Media critic. Invader of
SJW safe spaces.
Nice to know that someone at the AP is paying attention to the Sotomayor hearings-for-show:
WASHINGTON (AP) – In endorsing Supreme Court nominee Sonia Sotomayor, Senate Judiciary Committee Chairman Patrick Leahy did some creative rewriting of history. And he put quote marks around it.
Trying to head off criticism of a controversial comment, Leahy misquoted Sotomayor’s own words in kicking off the second day of her confirmation hearings.
LEAHY SAID: “You said that, quote, you ‘would hope that a wise Latina woman with the richness of her experiences would reach wise decisions.'”
THE FACTS: If that’s all Sotomayor said, the quote would barely have mattered to opponents of her nomination. The actual quote, delivered in a 2001 speech to law students at the University of California at Berkeley, was: “I would hope that a wise Latina woman with the richness of her experiences would more often than not reach a better conclusion than a white male who hasn’t lived that life.”
Leahy’s revision dropped the controversial part of the phrase, the part that has attracted charges of reverse racism.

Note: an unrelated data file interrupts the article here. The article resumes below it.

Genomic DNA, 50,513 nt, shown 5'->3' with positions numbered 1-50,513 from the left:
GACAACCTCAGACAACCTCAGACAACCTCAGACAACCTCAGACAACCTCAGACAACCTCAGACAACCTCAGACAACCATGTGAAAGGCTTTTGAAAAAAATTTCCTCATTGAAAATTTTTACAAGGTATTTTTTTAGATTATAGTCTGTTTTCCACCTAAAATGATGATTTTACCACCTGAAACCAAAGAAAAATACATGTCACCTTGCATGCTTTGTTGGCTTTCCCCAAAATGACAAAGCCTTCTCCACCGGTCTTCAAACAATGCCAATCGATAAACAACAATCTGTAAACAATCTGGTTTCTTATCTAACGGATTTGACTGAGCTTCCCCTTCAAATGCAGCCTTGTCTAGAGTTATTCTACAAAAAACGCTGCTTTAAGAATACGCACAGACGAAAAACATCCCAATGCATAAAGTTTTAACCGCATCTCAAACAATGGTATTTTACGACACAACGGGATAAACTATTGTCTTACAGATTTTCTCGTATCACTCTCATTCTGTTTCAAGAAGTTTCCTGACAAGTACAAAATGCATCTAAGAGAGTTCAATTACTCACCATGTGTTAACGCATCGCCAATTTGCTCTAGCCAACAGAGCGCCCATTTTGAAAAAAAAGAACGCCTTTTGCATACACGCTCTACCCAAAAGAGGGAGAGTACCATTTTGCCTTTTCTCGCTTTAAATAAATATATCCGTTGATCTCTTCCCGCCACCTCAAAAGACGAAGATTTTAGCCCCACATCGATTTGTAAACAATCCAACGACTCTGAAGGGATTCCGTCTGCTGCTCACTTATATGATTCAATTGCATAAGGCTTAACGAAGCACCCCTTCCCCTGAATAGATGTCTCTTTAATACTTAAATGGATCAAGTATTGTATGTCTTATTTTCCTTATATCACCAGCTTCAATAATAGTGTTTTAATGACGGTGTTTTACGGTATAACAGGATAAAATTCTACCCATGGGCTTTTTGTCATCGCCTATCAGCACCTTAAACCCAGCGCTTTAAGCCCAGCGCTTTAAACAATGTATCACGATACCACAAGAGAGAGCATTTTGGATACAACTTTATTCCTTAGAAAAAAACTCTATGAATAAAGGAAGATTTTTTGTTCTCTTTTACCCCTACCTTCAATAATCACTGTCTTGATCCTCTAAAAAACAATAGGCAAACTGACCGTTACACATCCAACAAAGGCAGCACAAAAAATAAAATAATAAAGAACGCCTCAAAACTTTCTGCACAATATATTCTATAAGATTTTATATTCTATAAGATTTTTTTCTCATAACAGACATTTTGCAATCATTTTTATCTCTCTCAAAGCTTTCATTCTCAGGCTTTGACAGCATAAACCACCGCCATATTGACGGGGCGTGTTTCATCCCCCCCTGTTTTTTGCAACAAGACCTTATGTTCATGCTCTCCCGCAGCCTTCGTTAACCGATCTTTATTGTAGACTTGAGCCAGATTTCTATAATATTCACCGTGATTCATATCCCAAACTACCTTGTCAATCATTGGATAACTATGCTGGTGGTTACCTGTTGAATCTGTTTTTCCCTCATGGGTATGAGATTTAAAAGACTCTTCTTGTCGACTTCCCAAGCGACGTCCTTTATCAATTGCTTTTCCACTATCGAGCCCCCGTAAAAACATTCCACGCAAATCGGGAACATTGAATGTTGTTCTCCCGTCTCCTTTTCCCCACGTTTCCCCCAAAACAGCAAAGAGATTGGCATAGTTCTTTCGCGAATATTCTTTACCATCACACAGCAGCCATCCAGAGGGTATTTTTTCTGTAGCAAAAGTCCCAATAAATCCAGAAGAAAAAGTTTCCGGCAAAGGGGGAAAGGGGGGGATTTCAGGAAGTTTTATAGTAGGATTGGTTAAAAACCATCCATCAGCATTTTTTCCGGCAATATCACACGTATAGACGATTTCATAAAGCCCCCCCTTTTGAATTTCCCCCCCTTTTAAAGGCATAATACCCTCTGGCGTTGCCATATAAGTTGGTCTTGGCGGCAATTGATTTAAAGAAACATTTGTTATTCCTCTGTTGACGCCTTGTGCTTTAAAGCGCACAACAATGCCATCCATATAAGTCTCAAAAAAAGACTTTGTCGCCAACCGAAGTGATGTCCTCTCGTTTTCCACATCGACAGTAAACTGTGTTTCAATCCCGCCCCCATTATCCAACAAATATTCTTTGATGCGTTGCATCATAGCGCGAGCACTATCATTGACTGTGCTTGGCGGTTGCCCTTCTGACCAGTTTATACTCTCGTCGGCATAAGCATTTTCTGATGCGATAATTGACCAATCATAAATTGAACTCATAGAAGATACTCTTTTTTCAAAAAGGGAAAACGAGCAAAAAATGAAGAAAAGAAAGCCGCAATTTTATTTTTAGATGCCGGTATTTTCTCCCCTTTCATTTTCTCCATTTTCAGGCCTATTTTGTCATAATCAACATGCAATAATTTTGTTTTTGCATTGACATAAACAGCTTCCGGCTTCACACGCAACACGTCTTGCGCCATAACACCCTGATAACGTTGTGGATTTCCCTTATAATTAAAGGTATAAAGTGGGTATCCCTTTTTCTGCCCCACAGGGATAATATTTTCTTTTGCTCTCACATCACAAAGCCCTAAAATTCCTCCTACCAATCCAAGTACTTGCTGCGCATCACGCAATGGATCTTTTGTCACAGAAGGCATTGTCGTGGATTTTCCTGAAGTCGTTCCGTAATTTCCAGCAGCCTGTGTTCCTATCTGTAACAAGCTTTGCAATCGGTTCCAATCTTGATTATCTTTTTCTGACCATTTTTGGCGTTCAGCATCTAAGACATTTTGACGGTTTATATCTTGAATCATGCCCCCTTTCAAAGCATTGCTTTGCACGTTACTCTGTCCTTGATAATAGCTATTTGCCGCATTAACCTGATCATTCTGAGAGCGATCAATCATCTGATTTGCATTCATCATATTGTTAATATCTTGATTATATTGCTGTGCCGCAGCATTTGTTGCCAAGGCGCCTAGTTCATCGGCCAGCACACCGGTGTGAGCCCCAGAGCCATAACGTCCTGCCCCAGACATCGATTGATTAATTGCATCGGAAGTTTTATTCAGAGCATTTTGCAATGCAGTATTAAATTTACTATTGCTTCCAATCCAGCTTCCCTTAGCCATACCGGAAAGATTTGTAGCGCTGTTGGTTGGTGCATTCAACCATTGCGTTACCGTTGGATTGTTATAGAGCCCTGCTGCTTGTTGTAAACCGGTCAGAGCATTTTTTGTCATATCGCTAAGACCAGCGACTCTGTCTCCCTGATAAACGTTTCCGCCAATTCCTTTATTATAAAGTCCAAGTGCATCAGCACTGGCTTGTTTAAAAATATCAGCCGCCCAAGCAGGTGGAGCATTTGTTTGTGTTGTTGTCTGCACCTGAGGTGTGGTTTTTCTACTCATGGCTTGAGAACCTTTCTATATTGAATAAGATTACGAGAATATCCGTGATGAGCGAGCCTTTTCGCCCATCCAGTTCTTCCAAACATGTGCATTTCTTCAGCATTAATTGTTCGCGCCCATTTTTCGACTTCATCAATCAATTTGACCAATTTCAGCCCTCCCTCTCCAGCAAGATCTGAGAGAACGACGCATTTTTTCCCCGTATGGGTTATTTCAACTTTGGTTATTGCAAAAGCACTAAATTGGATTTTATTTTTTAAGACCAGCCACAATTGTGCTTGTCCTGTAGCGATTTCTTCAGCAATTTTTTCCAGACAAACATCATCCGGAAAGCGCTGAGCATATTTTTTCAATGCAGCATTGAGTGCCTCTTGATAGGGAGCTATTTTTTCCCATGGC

Sotomayor said her words have been misunderstood. She said she intended to tell students that their experiences would enrich the legal system. But she softened her language Tuesday, say that no ethnic, racial or gender group has an advantage in judging.
Unfortunately for the AP, they didn’t go far enough in their factchecking. As we talked about last night on BlogTalkRadio, conservative bloggers, chiefly John Hinderaker at Power Line, caught Sotomayor blatantly lying by completely revising the context of the controversial remark. Read John’s full post here in which he quotes Sotomayor’s statement at the hearings this week, versus what she actually said in her speech in 2001 speech about “wise Latinas.”
In a follow-up today, John notes Byron York’s report that Republican aides don’t believe Sotomayor was telling the truth about her wise Latina comments and are “preparing a follow-up today.” Should be interesting. York also talked to Pat Leahy about his misquote of Sotomayor. Predictably, he gave a lame – and not believeable – excuse.
Related: Ed Morrissey writes about Sotomayor’s “so-so reviews so far.”